My three and a half week course as an assistant professor at USC

The Japanese during World War II

Carthaginian Battles with Rome

The South during the American Civil War

Anglo-Zulu War of South Africa

Mexico during Mexican American War

Jin Dynasty and the Mongol Invasion of China

And the list goes on. My course will be dedicated as an appreciation of the subjectivity found within the historical record. Who is to say that history is true? If there is an appreciation of multiple perspectives in modern society, why does this not apply to history? A student will be assigned the task of researching and presenting an oral history presentation, not glorifying the battlefield successes of an individual culture, but capturing the alternate perspectives of the losing side.

Oftentimes, my high school history courses and language classes have painted history with broad brush strokes. There have been countless occasions in which I’ve fact checked my textbooks and have found the information lacking. Woodrow Wilson was a notorious racist against Jews and Africans, Stalin was a greater threat than Hitler ever was, there is more Mongolian DNA in the world than any other culture/civilization. The International Workers of the World (IWW) was a socialist movement in the 20th century that shaped the course of American labor movement for years to come, and once again the list goes on.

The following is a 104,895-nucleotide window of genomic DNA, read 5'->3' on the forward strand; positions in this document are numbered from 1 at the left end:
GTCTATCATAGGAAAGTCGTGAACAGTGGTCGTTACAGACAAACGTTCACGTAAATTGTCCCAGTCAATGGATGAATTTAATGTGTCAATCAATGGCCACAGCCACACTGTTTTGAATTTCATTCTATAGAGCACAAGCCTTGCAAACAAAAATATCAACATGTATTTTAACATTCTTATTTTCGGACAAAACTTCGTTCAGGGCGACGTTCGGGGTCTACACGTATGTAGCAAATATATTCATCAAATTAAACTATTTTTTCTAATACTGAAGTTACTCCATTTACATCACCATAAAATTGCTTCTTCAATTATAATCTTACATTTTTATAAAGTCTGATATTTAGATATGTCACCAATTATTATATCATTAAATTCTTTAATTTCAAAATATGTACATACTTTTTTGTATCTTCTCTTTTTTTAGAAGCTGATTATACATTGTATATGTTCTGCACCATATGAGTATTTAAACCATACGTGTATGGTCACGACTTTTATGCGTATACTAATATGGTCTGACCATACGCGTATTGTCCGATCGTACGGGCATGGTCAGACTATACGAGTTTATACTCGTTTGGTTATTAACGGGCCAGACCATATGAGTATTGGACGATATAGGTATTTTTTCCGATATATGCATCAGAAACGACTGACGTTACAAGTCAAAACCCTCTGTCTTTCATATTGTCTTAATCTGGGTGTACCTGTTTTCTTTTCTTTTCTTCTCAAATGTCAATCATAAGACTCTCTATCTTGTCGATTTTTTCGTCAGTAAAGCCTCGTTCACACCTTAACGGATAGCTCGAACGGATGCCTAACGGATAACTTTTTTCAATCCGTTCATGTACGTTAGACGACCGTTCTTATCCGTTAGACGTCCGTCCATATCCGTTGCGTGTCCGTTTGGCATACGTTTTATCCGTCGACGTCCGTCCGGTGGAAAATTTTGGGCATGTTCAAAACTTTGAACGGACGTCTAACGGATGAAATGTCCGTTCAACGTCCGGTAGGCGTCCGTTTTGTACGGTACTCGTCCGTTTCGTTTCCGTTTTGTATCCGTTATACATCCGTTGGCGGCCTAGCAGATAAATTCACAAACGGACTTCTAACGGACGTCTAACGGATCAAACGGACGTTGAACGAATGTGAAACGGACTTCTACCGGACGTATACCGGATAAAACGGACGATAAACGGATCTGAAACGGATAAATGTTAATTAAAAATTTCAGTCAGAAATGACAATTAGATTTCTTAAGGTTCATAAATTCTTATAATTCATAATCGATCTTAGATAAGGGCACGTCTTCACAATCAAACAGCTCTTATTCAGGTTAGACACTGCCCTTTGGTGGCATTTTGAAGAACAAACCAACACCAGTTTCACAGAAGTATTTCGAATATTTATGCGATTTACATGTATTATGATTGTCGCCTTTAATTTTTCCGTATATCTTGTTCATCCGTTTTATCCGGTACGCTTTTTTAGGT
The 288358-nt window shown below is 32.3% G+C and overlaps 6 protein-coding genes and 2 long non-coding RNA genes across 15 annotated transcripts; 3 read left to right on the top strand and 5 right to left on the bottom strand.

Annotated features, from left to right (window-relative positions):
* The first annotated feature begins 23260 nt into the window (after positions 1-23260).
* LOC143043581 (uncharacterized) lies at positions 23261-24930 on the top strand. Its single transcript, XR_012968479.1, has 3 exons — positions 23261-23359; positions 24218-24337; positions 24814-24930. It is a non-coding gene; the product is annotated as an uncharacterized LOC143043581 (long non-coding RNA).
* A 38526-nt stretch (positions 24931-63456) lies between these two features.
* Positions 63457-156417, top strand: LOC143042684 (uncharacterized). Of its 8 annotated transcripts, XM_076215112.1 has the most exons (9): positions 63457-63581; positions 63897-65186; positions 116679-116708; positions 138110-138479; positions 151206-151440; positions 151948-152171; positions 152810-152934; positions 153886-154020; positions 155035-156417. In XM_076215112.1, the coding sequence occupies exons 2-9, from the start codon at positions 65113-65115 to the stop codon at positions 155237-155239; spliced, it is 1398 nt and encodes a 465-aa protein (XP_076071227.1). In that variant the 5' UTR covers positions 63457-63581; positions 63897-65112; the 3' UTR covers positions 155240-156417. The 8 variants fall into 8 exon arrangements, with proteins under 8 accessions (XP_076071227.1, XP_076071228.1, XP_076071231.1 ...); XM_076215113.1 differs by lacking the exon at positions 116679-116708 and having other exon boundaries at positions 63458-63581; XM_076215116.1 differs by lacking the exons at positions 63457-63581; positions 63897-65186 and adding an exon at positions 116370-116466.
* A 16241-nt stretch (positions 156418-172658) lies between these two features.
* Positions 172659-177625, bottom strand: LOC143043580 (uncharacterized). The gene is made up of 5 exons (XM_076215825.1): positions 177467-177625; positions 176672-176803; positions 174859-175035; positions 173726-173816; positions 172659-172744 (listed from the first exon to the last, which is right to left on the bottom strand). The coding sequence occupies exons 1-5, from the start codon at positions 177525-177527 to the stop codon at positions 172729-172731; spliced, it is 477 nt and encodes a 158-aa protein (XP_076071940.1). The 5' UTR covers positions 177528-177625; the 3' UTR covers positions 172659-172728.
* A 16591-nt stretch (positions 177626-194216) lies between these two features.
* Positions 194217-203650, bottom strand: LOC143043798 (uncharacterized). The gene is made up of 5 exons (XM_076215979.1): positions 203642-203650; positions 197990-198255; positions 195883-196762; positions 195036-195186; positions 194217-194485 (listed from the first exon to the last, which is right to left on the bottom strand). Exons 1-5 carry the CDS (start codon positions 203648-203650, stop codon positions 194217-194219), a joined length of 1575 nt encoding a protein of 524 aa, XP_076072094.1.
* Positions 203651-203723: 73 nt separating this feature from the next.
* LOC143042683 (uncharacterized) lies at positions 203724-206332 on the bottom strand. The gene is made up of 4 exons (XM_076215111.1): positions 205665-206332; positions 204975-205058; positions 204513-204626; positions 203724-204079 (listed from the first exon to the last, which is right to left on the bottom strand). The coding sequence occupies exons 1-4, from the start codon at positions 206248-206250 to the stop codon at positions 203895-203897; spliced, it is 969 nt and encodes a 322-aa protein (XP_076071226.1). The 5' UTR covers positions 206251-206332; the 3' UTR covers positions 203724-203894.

In my humble opinion, high school history classes are an attempt to foster memorization and regurgitation. True critical thinking comes from an appreciation of the minutiae. Every community, hamlet, nation, and civilization is complex. No individual side owns the rights to a moral high ground. The study of how people come to endure, succeed, and fail during war/conflict is especially important because it highlights the moral fallacies within our socio-political constructs. It’s important to note that my class does not over intellectualize or dehumanize pain and suffering; rather, my students will attempt to give a voice to those lost perspectives that for some reason the historical cannon chooses to diminish because of battlefield losses.

Interestingly, those students who choose to write about a culture that is outside of their own will be assigned a people or civilization that is antithetical to theirs. For example, a South-Korean student will research and present a project on North-Korea, an African American will present a piece in regards to the Southern perspectives during the American Civil War, an American student will report on the Japanese worldview during World War II, and the list goes on. Hopefully, through an appreciation of these supposed losses, a better understanding of the commonality found within opponents is created. President John F. Kennedy made a deft observation in that man made problems such as conflict are manufactured by human constructs; thus, these can also be deconstructed by human constructs.

The goal of this course is to prepare for the next war. Therefore, the thesis of my class is quite simple: a defeat on the battlefield does not necessitate a loss of culture, perspective, and most importantly the identity of the losing side.



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